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During the seven-day Passover celebration, you may have noticed many Jewish people eating matzah. If you’ve never eaten this flat, square bread, you might have questions about it and its significance. Below, discover what’s special about this Jewish bread.
What is matzah?
Matzah, also known as matzo, is an unleavened, cracker-like type of bread. Unlike most other bread, it’s baked before it has a chance to rise. Like most other bread, it contains flour and water. Matzah is called “the bread of affliction” or “bread of poverty” by many Jewish people, who eat it to commemorate the Hebrew slaves’ exodus from Egypt.
What is the history of matzah?
According to the Torah, matzah was created by accident during the rush of the Israelites’ exodus from Egypt. After a long battle of plagues that God unleashed on the Egyptians for enslaving the Jewish people and treating them cruelly, the Egyptians freed the Hebrew slaves. The newly liberated Jewish people thus had to make a rapid departure, leaving them no time to let their bread rise.
Normally, the ancient Israelites used to gather yeast on grape leaves to leaven their bread. According to the Hebrew Bible, on the evening after Passover, God advised the Jewish people leaving Egypt not to allow their bread to rise. God then told them that in the future they were to commemorate Passover by getting all yeast out of the house for seven days. The Jewish people then created matzah from God’s advice.
When is matzah eaten?
Whereas Christians and Catholics gather on Easter Sunday for one large dinner, many Jewish families gather on two different nights of Passover for a special meal known as a seder. The Passover seder dinner is centered around matzah. This year, the seder feast was on March 27 and March 28. However, in Israel, there is only one seder.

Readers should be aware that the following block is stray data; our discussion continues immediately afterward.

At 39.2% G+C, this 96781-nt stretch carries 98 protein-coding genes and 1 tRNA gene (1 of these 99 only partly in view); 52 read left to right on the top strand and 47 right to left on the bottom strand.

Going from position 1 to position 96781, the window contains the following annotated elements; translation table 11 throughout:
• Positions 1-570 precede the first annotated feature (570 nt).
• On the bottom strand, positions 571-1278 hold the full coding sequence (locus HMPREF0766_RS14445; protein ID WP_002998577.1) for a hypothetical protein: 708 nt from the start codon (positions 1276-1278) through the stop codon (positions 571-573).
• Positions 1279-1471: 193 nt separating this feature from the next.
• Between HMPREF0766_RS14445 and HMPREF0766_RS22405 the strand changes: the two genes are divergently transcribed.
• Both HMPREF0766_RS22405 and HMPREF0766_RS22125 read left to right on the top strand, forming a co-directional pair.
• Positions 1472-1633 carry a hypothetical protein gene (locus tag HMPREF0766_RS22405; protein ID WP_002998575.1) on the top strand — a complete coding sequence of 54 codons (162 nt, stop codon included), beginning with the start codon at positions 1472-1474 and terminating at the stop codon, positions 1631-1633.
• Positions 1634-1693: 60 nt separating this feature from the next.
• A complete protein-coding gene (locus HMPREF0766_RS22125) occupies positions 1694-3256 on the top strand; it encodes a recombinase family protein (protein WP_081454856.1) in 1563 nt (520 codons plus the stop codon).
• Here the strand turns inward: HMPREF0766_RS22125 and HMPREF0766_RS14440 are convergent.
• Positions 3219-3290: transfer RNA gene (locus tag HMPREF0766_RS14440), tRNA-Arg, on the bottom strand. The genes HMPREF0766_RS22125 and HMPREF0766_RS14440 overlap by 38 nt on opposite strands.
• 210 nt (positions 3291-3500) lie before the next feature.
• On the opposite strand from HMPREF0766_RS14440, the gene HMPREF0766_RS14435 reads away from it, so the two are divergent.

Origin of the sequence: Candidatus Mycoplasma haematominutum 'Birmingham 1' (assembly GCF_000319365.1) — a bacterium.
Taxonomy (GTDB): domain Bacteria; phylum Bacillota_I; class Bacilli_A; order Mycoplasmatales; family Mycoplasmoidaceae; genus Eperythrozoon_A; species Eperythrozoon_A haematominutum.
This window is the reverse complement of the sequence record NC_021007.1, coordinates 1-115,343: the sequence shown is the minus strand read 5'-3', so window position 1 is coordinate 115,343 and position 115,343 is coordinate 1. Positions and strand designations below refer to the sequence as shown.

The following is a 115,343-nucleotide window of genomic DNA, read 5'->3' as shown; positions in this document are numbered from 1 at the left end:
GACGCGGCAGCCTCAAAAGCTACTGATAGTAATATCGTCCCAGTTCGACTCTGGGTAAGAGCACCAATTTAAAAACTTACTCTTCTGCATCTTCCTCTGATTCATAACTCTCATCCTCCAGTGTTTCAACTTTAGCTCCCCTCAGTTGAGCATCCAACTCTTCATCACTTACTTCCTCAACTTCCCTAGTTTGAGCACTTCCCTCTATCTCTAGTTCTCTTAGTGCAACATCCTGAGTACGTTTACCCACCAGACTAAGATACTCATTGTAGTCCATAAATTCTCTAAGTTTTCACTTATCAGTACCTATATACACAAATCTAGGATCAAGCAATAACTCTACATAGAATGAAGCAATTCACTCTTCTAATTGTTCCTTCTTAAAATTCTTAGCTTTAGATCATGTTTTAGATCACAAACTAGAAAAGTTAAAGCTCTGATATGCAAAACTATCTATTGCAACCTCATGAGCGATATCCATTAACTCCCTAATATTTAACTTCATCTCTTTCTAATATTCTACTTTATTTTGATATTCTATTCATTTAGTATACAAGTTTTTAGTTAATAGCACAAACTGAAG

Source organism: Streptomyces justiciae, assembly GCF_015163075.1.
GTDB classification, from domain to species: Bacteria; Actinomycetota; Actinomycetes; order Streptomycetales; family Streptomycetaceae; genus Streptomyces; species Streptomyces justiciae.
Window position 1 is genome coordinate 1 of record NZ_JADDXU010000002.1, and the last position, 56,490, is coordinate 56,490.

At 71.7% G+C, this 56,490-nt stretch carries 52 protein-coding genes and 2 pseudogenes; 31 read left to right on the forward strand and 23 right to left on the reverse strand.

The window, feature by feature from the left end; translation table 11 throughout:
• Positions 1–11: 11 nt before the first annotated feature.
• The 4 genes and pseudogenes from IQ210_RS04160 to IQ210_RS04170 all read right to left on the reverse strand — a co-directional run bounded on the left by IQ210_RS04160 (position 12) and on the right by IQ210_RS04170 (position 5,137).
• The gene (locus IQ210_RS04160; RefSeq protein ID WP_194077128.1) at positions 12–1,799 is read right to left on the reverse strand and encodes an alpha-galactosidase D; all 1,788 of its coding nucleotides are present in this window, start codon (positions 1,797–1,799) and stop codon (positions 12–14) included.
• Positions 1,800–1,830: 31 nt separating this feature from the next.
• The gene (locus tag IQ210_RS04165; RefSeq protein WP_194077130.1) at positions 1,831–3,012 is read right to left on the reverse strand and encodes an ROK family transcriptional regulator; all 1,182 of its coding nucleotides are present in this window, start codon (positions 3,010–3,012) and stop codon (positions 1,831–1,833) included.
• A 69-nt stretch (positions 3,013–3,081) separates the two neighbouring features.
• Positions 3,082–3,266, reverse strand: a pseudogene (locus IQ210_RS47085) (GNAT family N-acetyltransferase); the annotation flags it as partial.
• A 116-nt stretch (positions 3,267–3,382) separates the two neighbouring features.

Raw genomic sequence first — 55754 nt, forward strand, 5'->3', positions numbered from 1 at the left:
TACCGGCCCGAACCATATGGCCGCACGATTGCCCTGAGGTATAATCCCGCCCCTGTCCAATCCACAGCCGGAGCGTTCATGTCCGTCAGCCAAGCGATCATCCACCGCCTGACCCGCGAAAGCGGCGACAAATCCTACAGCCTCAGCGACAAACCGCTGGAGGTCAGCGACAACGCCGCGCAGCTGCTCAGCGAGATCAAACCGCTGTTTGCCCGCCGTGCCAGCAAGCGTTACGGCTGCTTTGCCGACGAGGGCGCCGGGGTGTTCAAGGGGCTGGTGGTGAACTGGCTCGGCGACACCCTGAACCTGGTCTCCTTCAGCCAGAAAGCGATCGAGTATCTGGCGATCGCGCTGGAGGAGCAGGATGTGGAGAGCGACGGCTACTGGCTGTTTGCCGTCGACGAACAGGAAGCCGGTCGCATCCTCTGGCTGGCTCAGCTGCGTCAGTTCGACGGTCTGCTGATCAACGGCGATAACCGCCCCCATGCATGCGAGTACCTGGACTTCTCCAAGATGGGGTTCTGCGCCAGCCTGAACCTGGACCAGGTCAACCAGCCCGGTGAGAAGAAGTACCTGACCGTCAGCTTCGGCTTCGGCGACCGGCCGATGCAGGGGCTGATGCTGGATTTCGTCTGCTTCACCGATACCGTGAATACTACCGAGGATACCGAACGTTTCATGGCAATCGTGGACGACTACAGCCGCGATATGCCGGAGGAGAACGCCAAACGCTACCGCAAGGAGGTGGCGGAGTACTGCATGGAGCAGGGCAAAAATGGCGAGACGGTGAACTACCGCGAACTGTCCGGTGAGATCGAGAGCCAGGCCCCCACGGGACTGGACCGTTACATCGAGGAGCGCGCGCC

During a seder, the story of the Israelites exodus is recited from a classic Jewish text called the Haggadah. At the beginning of the Passover seder feast, it’s tradition to say, “This is the bread of affliction that our forefathers ate in the land of Egypt.” Both matzah and maror are served, along with other foods such as egg and shankbone.
Many people participate in a game called afikoman at Passover seders that involves matzah. Although this game is usually for kids, people of all ages can enjoy it. In the early stages of the seder ceremony, someone breaks a piece of matzah in half. The person who breaks the matzah then hides one of the halves somewhere in the house hosting the ceremony, and it’s up to the participants to find it. Usually, families motivate the participants by offering a prize to the winner.
How do you eat matzah?
Matzah can be eaten in many ways. It can be eaten plainly, and it comes in many different forms. Sometimes, people add salt and egg to matzah to make dumpling-like matzah balls for chicken soup. Some people spread their favorite jams on top of matzah. Some kids enjoy dessert with chocolate-covered matzah.
How do you eat matzah? Sound off in the comments!